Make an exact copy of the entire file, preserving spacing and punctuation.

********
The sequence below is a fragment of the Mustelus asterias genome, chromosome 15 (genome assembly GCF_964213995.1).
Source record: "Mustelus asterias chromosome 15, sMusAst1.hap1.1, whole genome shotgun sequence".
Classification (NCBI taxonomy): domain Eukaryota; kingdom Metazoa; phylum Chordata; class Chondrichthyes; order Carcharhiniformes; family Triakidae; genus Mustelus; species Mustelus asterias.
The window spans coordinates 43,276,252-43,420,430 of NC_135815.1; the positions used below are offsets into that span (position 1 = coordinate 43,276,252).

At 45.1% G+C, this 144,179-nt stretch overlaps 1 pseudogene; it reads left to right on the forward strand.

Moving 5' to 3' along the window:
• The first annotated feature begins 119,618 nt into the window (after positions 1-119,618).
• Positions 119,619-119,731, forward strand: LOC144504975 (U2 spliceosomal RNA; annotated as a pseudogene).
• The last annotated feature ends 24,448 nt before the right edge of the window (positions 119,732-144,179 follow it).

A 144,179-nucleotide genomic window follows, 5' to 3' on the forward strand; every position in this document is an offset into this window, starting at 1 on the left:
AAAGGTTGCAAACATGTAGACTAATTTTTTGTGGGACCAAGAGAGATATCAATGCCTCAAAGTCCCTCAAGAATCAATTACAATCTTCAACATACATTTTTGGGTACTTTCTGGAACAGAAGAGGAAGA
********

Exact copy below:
The sequence below is a fragment of the Mustelus asterias genome, chromosome 15 (genome assembly GCF_964213995.1).
Source record: "Mustelus asterias chromosome 15, sMusAst1.hap1.1, whole genome shotgun sequence".
Classification (NCBI taxonomy): domain Eukaryota; kingdom Metazoa; phylum Chordata; class Chondrichthyes; order Carcharhiniformes; family Triakidae; genus Mustelus; species Mustelus asterias.
The window spans coordinates 43,276,252-43,420,430 of NC_135815.1; the positions used below are offsets into that span (position 1 = coordinate 43,276,252).

At 45.1% G+C, this 144,179-nt stretch overlaps 1 pseudogene; it reads left to right on the forward strand.

Moving 5' to 3' along the window:
• The first annotated feature begins 119,618 nt into the window (after positions 1-119,618).
• Positions 119,619-119,731, forward strand: LOC144504975 (U2 spliceosomal RNA; annotated as a pseudogene).
• The last annotated feature ends 24,448 nt before the right edge of the window (positions 119,732-144,179 follow it).

A 144,179-nucleotide genomic window follows, 5' to 3' on the forward strand; every position in this document is an offset into this window, starting at 1 on the left:
AAAGGTTGCAAACATGTAGACTAATTTTTTGTGGGACCAAGAGAGATATCAATGCCTCAAAGTCCCTCAAGAATCAATTACAATCTTCAACATACATTTTTGGGTACTTTCTGGAACAGAAGAGGAAGA